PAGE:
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When you add an electron to the element fluorine, it becomes fluoride, which scientists discovered in the 1940's as a way to reduce cavities. They noticed that people who drank from natural water sources that had one part per million (ppm) of fluoride had fewer cavities, and so various municipalities started adding it to drinking water. But this decision wasn't met without its fair share of opposition: Seventy years later, the debate about the efficacy and potential damage of fluoridated water continues.
How exactly does fluoride help your teeth? When it's added to water in the right proportion (0.8-1.2 ppm), fluoride helps teeth in two ways: it strengthens developing teeth, making them more resistant to bacterial attack, and prevents bacteria from producing the acids that causes tooth decay. The problem is that if you increase the amount of fluoride to 1.5 ppm, it can actually cause tooth decay.
Currently fluoride is added to about 2/3 of American public drinking water. The World Health Organization recommends community water fluoridation as the "most effective public health measure" to prevent cavities. So what's the problem? Some studies suggest topical application of fluoride (like in toothpaste) is more effective than waterborne fluoride. A CDC study comparing cavity rates of children from the 1960's to the 1990's found a 68% drop in cavities. This might sound like fluoridated water is an unmitigated success, but it's impossible to determine if the drop was from floride in water or the increased use of fluoride toothpaste.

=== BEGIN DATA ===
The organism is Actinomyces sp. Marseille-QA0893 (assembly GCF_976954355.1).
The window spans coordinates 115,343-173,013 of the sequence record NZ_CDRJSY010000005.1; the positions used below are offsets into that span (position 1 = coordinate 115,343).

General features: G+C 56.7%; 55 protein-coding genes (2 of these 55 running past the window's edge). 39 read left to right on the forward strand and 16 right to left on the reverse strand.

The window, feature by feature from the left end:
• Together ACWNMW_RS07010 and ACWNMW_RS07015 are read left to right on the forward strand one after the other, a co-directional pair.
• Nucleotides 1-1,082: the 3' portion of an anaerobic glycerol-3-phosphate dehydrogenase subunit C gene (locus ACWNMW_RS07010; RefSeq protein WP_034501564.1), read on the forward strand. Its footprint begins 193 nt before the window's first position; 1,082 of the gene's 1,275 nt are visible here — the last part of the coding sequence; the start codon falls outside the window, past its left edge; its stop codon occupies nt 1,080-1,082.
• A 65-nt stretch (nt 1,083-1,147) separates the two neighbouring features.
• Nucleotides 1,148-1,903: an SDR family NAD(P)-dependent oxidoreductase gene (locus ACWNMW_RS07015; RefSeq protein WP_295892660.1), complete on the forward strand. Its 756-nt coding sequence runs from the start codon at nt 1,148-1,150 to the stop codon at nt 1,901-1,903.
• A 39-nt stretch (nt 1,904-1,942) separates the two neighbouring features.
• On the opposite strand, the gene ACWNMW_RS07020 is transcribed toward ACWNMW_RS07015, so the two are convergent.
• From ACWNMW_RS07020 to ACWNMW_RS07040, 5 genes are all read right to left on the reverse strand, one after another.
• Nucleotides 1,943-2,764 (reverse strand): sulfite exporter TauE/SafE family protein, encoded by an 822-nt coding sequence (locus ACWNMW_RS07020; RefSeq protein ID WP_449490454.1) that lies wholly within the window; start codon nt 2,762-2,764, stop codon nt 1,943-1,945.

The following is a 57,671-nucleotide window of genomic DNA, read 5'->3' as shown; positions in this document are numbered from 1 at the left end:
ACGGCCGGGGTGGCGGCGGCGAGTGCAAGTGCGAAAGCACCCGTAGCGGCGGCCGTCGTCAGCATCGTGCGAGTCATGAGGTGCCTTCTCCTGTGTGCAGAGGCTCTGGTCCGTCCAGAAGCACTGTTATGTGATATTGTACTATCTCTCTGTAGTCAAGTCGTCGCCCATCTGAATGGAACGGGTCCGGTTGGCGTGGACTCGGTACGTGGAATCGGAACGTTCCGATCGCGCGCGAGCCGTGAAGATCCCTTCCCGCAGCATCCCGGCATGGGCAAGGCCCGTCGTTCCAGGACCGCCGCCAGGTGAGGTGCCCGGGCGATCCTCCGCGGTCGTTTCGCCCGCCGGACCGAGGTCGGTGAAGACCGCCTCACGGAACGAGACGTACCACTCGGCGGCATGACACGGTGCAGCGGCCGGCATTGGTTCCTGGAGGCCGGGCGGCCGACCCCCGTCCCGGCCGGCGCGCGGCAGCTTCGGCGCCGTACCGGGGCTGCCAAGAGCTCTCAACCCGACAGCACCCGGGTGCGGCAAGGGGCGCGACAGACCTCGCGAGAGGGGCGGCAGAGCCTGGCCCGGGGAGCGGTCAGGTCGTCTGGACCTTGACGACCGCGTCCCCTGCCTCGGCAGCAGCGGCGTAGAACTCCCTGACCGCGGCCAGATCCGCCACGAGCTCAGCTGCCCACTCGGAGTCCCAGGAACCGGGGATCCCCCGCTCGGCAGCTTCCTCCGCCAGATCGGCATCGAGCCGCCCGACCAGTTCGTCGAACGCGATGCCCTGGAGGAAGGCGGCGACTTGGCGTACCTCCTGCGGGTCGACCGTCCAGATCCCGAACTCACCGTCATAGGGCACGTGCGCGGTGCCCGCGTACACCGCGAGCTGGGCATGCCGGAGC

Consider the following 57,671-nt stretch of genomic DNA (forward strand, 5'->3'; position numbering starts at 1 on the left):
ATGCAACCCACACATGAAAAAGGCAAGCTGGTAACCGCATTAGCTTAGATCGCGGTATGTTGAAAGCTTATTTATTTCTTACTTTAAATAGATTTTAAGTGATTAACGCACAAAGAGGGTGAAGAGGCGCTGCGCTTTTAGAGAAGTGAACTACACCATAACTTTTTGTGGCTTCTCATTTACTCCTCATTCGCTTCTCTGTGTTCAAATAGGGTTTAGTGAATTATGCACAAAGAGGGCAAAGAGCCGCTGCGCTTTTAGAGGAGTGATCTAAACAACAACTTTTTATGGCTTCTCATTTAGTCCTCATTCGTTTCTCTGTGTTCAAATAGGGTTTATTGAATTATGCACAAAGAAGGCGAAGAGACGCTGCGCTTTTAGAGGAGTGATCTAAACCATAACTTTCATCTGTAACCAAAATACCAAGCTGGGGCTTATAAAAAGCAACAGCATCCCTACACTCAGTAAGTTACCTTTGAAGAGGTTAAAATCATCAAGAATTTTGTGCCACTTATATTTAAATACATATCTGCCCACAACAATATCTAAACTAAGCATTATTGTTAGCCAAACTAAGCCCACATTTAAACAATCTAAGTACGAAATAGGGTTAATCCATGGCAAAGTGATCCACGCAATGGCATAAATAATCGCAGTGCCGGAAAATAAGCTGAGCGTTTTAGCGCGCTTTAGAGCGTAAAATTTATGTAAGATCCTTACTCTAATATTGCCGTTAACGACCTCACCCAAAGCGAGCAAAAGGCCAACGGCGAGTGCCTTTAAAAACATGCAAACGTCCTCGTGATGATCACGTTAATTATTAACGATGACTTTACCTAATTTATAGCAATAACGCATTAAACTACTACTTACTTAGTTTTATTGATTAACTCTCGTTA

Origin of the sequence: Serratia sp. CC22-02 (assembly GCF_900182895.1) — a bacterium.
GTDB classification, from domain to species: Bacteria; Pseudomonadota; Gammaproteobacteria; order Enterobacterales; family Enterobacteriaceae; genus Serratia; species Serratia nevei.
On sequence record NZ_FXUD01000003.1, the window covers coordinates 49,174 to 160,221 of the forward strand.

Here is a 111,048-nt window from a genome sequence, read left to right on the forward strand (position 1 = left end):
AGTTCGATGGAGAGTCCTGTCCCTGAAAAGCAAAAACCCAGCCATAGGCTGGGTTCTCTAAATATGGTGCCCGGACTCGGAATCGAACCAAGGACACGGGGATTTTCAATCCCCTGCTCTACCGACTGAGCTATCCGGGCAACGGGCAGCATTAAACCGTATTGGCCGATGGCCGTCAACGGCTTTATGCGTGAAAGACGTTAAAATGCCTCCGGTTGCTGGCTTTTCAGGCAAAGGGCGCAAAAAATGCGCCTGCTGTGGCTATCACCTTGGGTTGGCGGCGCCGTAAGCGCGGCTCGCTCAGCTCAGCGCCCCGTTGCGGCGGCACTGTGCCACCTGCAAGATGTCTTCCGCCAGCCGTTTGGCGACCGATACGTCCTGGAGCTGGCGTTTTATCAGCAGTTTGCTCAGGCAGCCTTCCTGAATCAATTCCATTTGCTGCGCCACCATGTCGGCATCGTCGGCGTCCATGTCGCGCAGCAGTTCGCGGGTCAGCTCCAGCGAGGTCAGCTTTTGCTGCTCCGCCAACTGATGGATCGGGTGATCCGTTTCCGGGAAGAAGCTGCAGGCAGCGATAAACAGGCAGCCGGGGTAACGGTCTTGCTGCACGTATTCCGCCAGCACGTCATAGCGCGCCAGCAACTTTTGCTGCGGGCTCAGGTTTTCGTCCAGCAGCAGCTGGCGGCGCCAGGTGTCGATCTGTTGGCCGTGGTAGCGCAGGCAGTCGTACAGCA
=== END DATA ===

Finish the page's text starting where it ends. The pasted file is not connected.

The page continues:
Do you know if your water is fluoridated or not? Do you care? Do you think the government is using it to control the population? Let us know in the comments section down below.
What wears down tooth enamel, and how can you prevent it? (via How Stuff Works)
"According to the American Dental Association (ADA), bacteria start attacking teeth within 20 minutes of eating or drinking, and the assault begins with the tooth enamel. Bacteria form as food is broken down, and foods with sugar and starch are especially efficient at forming strong and stubborn corrosives."
10 Fluoride Facts You Should Know (via How Stuff Works)
"Four out of five dentists might recommend sugarless gum, but virtually every dental and medical association recommends fluoride."
A Natural History of Fluoride (via Wired.com)
"This week the city of Portland rejected a measure that would have introduced fluoridated drinking water there, a process already available in many other cities as a means of protecting dental health."